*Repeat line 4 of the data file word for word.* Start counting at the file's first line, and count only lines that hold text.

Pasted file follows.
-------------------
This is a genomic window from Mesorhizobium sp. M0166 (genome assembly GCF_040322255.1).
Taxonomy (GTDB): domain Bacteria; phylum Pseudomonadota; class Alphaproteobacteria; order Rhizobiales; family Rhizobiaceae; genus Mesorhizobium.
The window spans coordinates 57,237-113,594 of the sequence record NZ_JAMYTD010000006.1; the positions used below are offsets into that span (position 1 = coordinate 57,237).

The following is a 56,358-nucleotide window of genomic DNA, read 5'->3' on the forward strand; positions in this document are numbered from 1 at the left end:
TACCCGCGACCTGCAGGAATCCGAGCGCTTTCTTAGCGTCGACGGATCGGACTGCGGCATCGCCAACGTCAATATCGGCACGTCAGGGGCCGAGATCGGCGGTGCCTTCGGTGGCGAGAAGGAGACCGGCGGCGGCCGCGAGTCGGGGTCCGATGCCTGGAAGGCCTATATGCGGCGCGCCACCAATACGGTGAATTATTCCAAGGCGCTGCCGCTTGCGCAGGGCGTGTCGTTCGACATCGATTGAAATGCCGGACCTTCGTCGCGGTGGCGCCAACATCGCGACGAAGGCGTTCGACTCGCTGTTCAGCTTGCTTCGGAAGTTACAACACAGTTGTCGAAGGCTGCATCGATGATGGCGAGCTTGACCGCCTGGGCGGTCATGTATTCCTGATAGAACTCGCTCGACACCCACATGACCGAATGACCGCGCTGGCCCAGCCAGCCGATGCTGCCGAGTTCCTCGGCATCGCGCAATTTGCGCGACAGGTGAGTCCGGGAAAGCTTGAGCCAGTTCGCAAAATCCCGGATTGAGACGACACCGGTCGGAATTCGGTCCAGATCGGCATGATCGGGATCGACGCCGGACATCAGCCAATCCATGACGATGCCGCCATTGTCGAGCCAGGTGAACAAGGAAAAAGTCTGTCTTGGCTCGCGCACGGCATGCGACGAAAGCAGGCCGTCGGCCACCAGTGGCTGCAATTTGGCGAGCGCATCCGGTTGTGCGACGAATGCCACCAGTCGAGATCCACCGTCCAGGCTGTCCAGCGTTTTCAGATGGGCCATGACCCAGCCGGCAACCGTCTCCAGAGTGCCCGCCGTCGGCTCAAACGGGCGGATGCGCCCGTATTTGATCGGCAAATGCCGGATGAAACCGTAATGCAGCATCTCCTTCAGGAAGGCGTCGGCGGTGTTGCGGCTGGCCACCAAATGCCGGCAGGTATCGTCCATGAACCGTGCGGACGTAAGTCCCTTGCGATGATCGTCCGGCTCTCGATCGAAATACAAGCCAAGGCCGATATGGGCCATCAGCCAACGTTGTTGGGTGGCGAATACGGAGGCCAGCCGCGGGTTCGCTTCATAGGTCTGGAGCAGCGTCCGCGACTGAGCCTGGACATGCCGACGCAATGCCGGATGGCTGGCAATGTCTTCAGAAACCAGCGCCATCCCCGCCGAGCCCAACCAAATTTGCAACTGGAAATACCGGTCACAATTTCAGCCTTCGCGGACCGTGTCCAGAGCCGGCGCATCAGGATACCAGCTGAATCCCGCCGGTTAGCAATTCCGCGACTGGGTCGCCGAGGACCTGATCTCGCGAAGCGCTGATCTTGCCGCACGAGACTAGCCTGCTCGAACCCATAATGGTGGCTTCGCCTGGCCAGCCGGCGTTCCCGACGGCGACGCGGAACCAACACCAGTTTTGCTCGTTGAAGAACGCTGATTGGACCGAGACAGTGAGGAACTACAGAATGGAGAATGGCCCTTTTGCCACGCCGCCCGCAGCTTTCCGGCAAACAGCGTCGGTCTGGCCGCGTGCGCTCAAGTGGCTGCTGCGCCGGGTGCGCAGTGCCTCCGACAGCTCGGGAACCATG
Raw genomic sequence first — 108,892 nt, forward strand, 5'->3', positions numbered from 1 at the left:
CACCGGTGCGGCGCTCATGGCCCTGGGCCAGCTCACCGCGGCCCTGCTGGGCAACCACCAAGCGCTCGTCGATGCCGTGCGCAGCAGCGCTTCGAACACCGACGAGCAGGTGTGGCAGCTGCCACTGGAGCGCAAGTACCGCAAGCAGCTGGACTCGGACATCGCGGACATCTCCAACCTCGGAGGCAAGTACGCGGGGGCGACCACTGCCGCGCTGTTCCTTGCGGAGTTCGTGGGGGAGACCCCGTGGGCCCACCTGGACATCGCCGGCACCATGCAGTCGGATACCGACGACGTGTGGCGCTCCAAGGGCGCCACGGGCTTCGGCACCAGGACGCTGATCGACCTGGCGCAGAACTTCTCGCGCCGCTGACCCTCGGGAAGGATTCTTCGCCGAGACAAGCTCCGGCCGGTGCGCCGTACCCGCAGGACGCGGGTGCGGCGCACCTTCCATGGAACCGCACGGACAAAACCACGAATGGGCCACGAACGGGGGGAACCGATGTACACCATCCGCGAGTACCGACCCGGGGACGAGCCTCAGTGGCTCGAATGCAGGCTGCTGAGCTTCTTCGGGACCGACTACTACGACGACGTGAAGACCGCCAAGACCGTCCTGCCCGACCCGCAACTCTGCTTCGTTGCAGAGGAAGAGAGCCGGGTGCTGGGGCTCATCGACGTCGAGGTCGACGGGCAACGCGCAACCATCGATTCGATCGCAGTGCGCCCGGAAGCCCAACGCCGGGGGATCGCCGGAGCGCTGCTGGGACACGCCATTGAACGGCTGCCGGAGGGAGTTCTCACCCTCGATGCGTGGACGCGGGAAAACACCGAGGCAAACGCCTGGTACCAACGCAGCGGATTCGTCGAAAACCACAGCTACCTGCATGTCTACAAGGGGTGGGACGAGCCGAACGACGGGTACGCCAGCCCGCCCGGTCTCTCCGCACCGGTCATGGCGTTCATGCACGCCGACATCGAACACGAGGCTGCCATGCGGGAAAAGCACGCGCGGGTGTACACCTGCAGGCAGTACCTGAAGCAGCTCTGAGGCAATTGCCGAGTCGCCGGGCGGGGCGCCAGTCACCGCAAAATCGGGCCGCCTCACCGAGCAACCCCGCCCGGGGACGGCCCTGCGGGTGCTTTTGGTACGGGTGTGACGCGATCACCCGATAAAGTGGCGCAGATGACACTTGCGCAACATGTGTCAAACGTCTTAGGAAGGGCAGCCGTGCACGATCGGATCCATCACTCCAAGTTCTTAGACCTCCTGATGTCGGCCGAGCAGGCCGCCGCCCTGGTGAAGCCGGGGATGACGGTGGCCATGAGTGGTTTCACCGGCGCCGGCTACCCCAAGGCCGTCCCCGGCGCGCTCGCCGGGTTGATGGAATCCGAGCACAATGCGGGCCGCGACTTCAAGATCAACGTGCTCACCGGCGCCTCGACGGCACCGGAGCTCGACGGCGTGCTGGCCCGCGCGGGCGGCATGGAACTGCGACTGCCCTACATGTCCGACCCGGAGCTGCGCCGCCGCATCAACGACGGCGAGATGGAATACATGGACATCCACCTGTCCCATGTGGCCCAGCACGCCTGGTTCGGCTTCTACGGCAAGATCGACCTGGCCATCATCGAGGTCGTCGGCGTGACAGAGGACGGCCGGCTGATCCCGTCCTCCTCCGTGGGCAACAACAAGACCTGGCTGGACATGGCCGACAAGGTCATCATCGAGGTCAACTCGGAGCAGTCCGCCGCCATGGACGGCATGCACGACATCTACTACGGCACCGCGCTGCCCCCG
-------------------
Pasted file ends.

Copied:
The following is a 56,358-nucleotide window of genomic DNA, read 5'->3' on the forward strand; positions in this document are numbered from 1 at the left end: